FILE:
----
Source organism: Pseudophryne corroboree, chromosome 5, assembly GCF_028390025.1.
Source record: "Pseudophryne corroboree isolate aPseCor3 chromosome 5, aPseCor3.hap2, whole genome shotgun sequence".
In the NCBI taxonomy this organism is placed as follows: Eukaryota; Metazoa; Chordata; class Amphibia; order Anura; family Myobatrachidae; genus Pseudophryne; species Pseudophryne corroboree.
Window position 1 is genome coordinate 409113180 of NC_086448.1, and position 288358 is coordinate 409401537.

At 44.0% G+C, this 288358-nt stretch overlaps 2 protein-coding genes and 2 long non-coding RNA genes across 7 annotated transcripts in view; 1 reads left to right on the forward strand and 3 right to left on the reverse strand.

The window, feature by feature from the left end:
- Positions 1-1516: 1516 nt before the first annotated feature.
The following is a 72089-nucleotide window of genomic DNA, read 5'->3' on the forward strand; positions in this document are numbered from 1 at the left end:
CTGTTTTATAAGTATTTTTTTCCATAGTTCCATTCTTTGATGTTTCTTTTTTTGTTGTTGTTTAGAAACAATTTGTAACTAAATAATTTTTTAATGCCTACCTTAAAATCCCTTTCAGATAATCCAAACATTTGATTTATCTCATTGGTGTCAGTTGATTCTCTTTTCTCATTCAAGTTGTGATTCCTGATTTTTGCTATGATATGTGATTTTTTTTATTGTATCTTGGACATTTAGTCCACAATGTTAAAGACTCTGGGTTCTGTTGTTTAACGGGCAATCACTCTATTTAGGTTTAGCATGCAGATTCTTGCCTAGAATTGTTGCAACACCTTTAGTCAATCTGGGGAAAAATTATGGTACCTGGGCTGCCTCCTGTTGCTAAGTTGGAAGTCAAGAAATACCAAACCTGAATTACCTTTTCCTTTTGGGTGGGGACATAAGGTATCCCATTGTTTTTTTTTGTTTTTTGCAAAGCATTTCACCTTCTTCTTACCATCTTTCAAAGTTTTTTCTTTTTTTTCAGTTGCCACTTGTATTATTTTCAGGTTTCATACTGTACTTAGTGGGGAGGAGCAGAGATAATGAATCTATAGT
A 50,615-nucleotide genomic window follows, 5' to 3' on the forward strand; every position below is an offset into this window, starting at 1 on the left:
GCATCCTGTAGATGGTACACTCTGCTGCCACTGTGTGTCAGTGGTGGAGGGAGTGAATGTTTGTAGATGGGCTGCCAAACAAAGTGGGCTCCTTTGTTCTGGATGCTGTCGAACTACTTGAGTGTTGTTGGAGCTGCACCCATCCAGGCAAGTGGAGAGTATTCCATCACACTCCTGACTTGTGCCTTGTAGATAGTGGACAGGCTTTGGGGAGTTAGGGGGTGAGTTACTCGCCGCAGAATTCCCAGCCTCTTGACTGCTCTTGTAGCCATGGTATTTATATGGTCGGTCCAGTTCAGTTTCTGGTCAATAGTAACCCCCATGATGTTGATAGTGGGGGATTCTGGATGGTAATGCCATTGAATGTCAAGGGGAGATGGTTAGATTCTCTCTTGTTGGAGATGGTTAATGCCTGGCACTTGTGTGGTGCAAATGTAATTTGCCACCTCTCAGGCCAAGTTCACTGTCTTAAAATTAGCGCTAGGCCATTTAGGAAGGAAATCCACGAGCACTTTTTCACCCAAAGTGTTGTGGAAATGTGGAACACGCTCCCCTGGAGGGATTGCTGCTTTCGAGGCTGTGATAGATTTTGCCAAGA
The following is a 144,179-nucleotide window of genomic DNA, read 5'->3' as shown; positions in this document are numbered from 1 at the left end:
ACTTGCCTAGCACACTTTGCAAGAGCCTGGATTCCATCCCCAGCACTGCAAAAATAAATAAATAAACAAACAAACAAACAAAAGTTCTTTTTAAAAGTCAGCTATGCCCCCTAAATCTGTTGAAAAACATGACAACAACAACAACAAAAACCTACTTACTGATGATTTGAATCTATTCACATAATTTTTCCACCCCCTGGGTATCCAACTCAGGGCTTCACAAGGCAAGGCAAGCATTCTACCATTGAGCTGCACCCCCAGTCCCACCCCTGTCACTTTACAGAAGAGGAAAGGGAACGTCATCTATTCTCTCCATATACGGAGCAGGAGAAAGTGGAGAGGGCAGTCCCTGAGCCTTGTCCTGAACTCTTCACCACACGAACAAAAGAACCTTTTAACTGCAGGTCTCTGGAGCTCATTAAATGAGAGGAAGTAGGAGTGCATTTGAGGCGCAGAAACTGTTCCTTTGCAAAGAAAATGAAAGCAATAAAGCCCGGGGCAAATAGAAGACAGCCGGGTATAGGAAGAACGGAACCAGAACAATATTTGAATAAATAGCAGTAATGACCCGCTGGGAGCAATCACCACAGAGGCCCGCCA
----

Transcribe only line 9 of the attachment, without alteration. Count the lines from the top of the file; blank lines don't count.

CTGTTTTATAAGTATTTTTTTCCATAGTTCCATTCTTTGATGTTTCTTTTTTTGTTGTTGTTTAGAAACAATTTGTAACTAAATAATTTTTTAATGCCTACCTTAAAATCCCTTTCAGATAATCCAAACATTTGATTTATCTCATTGGTGTCAGTTGATTCTCTTTTCTCATTCAAGTTGTGATTCCTGATTTTTGCTATGATATGTGATTTTTTTTATTGTATCTTGGACATTTAGTCCACAATGTTAAAGACTCTGGGTTCTGTTGTTTAACGGGCAATCACTCTATTTAGGTTTAGCATGCAGATTCTTGCCTAGAATTGTTGCAACACCTTTAGTCAATCTGGGGAAAAATTATGGTACCTGGGCTGCCTCCTGTTGCTAAGTTGGAAGTCAAGAAATACCAAACCTGAATTACCTTTTCCTTTTGGGTGGGGACATAAGGTATCCCATTGTTTTTTTTTGTTTTTTGCAAAGCATTTCACCTTCTTCTTACCATCTTTCAAAGTTTTTTCTTTTTTTTCAGTTGCCACTTGTATTATTTTCAGGTTTCATACTGTACTTAGTGGGGAGGAGCAGAGATAATGAATCTATAGT